SalasSV_10_05 - 10.5 THE INDETERMINATE FORM(0/0 611 10.5...

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10.5 THE INDETERMINATE FORM (0 / 0) 0) 611 10.5 THE INDETERMINATE FORM (0 / 0) (0 Recall that the quotient rule for evaluating the limit of a quotient f ( x ) / g ( x ) fails when f ( x ) and g ( x ) both tend to 0 (see Section 2.3). We called such limits indeterminates of the form 0 / 0. Here we are concerned with limits of quotients where the numerator and denominator both tend to 0 and elementary methods fail or are difficult to apply. THEOREM 10.5.1 L’H ˆ OPITAL’S RULE (0 / 0)† Suppose that f ( x ) 0 and g ( x ) 0 as x c + , x c , x c , x → ∞ , or x → −∞ . If f ( x ) g ( x ) L , then f ( x ) g ( x ) L . NOTE: This theorem includes the possibility that L = ∞ or −∞ . We will prove the validity of L’H ˆ opital’s rule later in the section. First we demon- strate its usefulness. Example 1 Find lim x π/ 2 cos x π 2 x . SOLUTION As x π/ 2, both the numerator f ( x ) = cos x and the denominator g ( x ) = π 2 x tend to zero, but it is not at all obvious what happens to the quotient f ( x ) g ( x ) = cos x π 2 x . Therefore we test the quotient of derivatives: f ( x ) g ( x ) = sin x 2 = sin x 2 1 2 as x π 2 . It follows from L’H ˆ opital’s rule that cos x π 2 x 1 2 as x π 2 . Wecanexpressallthisonjustonelineusing toindicatethedifferentiationofnumerator and denominator: lim x π/ 2 cos x π 2 x = lim x π/ 2 sin x 2 = lim x π/ 2 sin x 2 = 1 2 . Example 2 Find lim x 0 + x sin x . SOLUTION As x 0 + , both numerator and denominator tend to 0. Since f ( x ) g ( x ) = 1 ( cos x )(1 / [2 x ]) = 2 x cos x 0 1 = 0 as x 0 + , † Named after the Frenchman G. F. A. L’H ˆ opital (1661–1704). The result was actually discovered by John Bernoulli (1667–1748), who communicated the result to L’H ˆ opital in 1694.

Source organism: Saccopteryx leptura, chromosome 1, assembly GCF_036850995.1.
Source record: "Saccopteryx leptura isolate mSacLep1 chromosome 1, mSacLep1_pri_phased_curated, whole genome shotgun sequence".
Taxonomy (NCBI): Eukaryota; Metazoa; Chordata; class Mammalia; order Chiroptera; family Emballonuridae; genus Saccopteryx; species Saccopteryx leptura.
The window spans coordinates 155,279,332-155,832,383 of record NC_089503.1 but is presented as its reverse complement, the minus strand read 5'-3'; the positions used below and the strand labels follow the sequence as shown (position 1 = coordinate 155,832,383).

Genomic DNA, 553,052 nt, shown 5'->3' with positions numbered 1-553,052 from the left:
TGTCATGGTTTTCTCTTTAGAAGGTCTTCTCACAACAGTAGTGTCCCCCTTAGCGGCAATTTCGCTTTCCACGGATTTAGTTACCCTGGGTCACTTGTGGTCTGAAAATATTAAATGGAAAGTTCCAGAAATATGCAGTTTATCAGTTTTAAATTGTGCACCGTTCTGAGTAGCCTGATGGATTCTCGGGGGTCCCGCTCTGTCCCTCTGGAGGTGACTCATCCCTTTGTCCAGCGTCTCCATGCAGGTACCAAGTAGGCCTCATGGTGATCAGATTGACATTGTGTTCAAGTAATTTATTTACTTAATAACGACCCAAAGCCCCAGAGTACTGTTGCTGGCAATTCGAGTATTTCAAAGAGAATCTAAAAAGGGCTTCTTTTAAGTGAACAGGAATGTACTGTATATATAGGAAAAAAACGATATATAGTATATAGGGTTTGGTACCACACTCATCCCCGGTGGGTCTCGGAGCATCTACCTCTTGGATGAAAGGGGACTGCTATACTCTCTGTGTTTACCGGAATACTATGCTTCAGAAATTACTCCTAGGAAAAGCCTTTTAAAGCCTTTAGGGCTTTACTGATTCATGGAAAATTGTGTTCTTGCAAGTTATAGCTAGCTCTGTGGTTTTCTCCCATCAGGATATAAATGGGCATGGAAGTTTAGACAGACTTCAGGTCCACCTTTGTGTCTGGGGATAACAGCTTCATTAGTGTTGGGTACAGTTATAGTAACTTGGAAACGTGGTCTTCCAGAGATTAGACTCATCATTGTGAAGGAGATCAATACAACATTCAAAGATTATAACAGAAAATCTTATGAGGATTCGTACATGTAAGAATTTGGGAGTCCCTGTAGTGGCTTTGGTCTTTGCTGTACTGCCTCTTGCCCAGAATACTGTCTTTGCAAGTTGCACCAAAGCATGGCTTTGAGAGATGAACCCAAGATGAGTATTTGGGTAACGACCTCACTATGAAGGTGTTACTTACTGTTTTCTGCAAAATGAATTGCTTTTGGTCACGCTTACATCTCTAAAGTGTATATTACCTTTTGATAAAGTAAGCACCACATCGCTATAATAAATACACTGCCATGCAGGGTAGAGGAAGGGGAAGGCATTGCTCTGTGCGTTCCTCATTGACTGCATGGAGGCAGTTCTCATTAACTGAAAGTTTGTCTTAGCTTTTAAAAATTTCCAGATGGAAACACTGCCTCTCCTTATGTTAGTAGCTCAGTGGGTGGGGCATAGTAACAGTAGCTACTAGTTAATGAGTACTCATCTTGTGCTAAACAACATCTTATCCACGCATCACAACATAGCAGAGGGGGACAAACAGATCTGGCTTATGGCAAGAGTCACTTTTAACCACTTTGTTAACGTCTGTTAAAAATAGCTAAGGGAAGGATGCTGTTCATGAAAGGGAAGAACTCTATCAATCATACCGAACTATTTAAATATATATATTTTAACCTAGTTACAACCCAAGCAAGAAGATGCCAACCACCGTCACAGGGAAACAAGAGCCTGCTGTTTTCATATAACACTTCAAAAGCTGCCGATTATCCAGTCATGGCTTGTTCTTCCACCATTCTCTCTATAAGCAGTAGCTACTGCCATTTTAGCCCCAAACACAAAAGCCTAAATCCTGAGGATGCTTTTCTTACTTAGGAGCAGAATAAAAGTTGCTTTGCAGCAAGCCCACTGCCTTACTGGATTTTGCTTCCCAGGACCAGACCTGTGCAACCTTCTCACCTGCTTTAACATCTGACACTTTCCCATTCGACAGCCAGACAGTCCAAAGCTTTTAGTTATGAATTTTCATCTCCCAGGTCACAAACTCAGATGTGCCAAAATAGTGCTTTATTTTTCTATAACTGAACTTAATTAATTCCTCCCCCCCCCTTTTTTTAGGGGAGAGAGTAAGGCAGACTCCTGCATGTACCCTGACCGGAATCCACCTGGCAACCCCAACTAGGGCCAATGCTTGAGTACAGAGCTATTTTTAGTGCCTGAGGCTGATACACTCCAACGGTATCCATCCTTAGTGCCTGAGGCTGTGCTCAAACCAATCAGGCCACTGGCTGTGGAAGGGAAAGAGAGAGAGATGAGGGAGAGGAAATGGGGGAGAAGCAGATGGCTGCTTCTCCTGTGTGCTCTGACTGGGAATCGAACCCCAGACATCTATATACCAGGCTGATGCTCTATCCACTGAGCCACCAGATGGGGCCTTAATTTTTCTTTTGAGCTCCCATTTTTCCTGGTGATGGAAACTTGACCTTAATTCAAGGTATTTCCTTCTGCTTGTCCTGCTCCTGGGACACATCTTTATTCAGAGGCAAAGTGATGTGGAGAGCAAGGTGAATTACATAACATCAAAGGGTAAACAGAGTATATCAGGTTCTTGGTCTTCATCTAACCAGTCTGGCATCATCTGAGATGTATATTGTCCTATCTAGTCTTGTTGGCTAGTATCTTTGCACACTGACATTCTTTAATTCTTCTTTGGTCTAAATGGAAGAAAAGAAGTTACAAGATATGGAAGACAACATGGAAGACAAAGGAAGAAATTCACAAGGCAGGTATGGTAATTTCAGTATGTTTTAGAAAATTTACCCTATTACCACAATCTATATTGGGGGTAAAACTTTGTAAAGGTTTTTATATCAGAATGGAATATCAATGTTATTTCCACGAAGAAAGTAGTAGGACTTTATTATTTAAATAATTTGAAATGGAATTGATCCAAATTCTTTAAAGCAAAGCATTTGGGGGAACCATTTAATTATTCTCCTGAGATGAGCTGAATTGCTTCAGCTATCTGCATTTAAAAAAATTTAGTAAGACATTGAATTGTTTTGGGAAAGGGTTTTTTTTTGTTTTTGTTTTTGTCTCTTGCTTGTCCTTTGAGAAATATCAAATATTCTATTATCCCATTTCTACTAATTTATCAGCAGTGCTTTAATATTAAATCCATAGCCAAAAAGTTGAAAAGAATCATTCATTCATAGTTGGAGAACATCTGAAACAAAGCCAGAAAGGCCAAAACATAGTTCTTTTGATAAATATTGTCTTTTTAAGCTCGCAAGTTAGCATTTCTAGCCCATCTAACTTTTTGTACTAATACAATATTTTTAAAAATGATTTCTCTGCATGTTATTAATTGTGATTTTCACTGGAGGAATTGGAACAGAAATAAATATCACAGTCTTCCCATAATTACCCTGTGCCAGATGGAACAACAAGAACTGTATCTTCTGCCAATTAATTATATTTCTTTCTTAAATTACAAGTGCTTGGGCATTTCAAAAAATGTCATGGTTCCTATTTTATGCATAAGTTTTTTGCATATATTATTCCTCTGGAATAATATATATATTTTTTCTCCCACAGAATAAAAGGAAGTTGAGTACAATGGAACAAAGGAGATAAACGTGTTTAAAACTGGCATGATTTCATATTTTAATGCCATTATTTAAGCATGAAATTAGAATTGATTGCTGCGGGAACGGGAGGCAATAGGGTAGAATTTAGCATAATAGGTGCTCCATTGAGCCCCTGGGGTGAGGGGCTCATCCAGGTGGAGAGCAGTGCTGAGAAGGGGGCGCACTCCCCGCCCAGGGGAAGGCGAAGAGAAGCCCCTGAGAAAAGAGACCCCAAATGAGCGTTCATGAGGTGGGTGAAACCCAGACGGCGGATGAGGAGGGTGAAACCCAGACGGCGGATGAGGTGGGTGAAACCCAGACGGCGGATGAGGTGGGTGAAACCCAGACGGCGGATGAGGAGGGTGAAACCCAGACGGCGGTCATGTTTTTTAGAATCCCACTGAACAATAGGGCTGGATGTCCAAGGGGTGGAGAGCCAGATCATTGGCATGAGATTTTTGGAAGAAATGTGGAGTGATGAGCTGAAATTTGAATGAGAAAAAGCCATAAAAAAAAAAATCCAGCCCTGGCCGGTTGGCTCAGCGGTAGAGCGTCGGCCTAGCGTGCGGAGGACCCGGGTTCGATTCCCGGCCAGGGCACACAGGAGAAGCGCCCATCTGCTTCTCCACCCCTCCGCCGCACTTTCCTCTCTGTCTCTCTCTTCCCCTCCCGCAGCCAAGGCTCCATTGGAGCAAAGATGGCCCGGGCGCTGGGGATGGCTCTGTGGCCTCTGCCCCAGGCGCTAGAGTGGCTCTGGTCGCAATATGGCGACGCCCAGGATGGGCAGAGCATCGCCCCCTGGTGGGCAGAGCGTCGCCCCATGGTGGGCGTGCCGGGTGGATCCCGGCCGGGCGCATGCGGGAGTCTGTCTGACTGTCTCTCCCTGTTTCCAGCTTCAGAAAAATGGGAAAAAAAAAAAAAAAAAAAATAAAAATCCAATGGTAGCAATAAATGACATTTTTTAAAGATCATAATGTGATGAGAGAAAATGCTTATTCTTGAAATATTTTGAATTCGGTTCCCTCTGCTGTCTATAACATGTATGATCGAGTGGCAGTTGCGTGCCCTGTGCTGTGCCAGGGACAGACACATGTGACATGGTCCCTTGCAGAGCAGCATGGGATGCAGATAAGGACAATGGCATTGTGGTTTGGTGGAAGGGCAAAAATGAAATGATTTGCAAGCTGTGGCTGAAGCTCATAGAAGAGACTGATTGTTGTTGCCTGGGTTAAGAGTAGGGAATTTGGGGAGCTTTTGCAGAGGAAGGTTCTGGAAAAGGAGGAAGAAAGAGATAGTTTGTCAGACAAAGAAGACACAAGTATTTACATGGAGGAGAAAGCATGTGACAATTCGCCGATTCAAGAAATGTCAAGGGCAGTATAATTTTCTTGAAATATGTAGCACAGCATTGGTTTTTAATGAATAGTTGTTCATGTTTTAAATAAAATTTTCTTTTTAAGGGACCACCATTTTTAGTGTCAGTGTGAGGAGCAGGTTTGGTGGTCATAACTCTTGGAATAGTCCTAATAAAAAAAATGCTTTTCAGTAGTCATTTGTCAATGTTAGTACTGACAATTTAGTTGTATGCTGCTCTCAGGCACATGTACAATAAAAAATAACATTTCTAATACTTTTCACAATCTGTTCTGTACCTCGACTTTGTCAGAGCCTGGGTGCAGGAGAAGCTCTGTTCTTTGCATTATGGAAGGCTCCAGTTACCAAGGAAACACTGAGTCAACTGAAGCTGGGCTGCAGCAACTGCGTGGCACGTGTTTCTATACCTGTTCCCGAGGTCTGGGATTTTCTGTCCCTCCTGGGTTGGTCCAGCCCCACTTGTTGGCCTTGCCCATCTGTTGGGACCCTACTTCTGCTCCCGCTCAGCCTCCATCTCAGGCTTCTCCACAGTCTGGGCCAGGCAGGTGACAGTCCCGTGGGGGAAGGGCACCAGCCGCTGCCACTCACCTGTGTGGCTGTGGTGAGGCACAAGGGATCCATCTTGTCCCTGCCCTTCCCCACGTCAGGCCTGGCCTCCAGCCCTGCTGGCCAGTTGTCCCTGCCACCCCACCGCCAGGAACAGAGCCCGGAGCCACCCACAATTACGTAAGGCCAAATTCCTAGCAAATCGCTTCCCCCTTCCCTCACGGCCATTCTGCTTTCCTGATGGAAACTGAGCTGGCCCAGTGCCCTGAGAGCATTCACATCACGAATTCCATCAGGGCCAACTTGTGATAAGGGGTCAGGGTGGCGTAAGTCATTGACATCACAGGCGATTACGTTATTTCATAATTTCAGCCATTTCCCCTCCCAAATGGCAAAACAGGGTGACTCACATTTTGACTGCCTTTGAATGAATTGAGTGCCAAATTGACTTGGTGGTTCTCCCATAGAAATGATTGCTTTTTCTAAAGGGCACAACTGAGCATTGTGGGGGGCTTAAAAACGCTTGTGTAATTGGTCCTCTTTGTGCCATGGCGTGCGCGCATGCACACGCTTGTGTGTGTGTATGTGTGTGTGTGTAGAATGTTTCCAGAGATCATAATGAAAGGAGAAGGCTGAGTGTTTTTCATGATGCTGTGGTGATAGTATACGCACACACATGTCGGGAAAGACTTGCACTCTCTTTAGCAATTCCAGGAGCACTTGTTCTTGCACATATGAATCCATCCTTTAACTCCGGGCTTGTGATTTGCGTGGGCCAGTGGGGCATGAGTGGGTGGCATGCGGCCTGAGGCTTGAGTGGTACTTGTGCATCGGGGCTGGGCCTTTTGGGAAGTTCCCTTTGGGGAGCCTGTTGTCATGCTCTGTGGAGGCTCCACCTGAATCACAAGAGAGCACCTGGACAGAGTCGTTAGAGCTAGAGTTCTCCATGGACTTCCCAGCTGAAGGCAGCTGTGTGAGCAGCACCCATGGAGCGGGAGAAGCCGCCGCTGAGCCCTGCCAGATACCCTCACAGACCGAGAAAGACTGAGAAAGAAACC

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612 CHAPTER 10 SEQUENCES; INDETERMINATE FORMS; IMPROPER INTEGRALS it follows from L’H ˆ opital’s rule that x sin x 0 as x 0 + . In short, we can write lim x 0 + x sin x = lim x 0 + 2 x cos x = 0. Remark There is a tendency to abuse the limit-finding technique given in Theorem 10.5.1. L’H ˆ opital’s rule does not apply in cases where the numerator or the denominator has a finite non-zero limit. For example, lim x 0 x x + cos x = 0 1 = 0, but a blind application of L’H ˆ opital’s rule would lead to lim x 0 x x + cos x = lim x 0 1 1 sin x = 1.
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